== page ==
The operating system has an Infrastructure Management Tool that Infrastructure Officers (including the Head Infrastructure Officer) use to perform their duties. When an Infrastructure Officer (including the Head Infrastructure Officer) logs into the operating system the Infrastructure Management Tool is started (instead of a normal GUI or application), and Infrastructure Officers are unable to do anything outside of the Infrastructure Management Tool. For this reason Infrastructure Officers don't participate in the operating system's security model (e.g. they are never the subject in a permission check).

2.1.3. "Head Security Officer" Role

The Head Security Officer is reponsible for managing a team of none or more Security Officers; and collectively the team of Security Officers (including the Head Security Officer) are responsible for creating and upholding security policies.

The operating system has an Security Management Tool that Security Officers (including the Head Security Officer) use to perform their duties. When an Security Officer (including the Head Security Officer) logs into the operating system the Security Management Tool is started (instead of a normal GUI or application), and Security Officers are unable to do anything outside of the Security Management Tool. For this reason Security Officers don't participate in the operating system's security model (e.g. they are never the subject in a permission check).

2.2. Security Categories

Each security category has an ID and a name. The name is only used for display purposes. A security category ID is a 20-bit unsigned integer, and the security category ID of 0x00000 means "none" (the owner of the resource is the only subject able to be granted permission to peform the operation). This gives 1048575 security categories that can be used.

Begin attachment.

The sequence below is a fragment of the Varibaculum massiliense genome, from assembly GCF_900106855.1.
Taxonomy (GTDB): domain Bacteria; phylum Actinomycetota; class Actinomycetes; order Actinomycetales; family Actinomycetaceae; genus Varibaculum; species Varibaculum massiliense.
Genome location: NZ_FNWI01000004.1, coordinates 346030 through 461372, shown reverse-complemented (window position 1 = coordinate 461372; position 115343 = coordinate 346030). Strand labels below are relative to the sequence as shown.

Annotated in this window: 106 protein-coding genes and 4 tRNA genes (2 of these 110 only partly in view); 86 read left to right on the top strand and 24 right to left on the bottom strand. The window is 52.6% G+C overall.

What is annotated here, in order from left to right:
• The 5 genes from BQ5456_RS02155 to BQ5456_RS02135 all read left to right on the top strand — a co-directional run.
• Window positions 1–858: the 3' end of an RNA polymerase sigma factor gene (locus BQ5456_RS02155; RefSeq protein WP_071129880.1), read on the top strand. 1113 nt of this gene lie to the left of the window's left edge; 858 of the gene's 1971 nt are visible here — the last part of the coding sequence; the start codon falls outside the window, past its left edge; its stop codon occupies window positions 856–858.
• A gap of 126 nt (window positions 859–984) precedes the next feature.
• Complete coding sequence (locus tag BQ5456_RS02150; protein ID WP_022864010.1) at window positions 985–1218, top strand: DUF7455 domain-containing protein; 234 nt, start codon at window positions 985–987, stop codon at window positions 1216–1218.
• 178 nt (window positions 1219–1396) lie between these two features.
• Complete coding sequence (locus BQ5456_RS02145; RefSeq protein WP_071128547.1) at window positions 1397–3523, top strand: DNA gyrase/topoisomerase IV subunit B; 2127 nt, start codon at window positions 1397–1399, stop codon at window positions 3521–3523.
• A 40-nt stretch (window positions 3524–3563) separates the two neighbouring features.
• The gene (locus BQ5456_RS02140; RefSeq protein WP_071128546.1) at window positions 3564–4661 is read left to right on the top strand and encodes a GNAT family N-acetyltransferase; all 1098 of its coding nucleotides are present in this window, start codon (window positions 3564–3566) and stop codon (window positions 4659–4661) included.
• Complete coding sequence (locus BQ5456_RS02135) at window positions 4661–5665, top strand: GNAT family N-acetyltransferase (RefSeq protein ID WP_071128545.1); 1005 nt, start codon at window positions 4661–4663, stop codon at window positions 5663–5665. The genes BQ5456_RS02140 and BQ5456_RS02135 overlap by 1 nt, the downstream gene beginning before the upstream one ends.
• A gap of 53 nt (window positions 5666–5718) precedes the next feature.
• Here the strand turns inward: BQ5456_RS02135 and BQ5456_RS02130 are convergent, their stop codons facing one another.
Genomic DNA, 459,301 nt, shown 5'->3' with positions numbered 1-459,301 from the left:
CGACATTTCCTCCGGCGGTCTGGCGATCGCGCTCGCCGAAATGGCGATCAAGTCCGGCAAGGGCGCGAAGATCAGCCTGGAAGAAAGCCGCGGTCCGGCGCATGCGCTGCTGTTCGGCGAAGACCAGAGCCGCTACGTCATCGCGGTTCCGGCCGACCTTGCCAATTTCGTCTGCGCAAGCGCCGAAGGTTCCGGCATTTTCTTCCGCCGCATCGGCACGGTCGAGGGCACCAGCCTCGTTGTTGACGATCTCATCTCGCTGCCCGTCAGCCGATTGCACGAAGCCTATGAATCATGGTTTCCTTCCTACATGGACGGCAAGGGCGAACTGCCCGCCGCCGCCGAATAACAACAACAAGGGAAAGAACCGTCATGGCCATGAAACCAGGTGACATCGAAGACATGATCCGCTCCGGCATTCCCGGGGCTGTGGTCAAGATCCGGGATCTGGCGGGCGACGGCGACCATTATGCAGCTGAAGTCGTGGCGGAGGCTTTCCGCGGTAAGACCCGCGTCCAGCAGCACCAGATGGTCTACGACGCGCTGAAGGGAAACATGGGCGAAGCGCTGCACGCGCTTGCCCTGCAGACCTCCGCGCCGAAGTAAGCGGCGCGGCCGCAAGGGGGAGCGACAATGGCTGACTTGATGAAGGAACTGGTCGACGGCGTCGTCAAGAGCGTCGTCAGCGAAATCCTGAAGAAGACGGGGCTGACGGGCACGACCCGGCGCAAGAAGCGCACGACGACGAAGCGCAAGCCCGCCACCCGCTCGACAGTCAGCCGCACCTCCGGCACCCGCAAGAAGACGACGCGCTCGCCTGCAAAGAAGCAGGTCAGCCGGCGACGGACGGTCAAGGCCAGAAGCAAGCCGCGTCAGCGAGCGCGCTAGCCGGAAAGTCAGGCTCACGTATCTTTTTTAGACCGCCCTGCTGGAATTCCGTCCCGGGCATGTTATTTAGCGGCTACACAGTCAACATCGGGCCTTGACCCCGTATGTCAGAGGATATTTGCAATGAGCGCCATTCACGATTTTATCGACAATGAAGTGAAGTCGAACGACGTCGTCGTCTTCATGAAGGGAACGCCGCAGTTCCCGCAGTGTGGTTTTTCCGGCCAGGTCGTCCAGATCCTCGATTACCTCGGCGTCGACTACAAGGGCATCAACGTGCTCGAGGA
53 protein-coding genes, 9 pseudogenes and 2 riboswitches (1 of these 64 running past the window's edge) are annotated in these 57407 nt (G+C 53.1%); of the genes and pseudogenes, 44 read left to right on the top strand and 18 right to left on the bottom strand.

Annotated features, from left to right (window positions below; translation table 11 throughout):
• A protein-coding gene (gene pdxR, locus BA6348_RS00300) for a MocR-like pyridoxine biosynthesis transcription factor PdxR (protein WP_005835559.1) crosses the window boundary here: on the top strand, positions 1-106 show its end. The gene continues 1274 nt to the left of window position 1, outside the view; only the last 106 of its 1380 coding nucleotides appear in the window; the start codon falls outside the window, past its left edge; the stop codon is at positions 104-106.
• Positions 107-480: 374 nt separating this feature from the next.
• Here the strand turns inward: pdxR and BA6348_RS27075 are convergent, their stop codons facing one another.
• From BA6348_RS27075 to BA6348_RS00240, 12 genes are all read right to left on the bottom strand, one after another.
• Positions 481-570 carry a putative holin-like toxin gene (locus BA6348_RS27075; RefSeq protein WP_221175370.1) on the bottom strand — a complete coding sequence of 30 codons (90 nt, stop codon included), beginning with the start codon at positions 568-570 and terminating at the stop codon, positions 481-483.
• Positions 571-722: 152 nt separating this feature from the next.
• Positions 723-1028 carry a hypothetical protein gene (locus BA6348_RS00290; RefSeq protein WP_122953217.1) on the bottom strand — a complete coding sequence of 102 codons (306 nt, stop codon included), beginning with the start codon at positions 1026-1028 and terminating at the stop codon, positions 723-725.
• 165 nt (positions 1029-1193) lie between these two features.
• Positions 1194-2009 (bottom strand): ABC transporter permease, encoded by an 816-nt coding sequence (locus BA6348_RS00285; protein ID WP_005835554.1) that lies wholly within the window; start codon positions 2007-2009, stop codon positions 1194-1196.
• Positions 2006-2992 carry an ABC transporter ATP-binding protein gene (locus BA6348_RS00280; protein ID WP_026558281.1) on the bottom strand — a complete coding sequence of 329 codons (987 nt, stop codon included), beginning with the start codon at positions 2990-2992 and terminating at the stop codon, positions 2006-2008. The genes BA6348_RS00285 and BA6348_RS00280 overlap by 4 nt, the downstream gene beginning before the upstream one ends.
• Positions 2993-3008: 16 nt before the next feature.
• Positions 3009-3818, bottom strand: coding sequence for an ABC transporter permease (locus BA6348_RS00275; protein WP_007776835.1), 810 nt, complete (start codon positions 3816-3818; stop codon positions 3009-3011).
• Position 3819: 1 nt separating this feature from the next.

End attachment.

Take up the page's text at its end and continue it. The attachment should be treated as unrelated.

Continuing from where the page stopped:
Security Officers are responsible for creating and managing security categories (including assigning names to them).

2.3. Security Levels

Security levels are 4-bit unsigned integers. This gives 16 security levels for each security category.

Security Officers may give security levels names (e.g. top secret, secret, confidential, ...); and if security levels are given names those names are only used for display purposes.

2.4. Operation Permissions

For each operation that may be performed on a resource, a 32-bit field is used to contain the information that the Security Manager needs to know about that operation. These bits are described in Table 2-2. Operation Permission Format.

Table 2-2. Operation Permission Format
Bit/sDescription
0 to 3Security level (see Section 2.3. Security Levels)
4 to 23Security category ID (see Section 2.2. Security Categories)
24 to 31Reserved for Security Manager's internal use (e.g. for fine grained control of audit logging, etc)

The Security Manager may/should encrypt the raw 32-bit values so that the Virtual File System and all file systems are unable to (maliciously) tamper with permissions.

Chapter 3: Components

The Operating System's security model depends on the cooperation of multiple components.

3.1. Security Manager

The Security Manager is the central component in the Operating System's security model, which is run on each computer within the cluster. It is responsible for storing, maintaining and using a database of information that includes:

The Security Manager is responsible for implementing three messaging protocols (none of which are currently designed or documented):

The Security Manager also creates any audit logs (if enabled)

3.2. Virtual File System

The Virtual File System is responsible for asking the Security Manager to perform permission checks for all file system operations.

3.3. Station Managers

Station Managers are responsible for handling the user log in prompt, asking the Security Manager to perform log in security checks, providing "save file as currently logged in user" functionality on behalf of applications, and coordinating the transfer of applications between users.

Generated at 20:05:50 on the 28th of June, 2017 (UTC)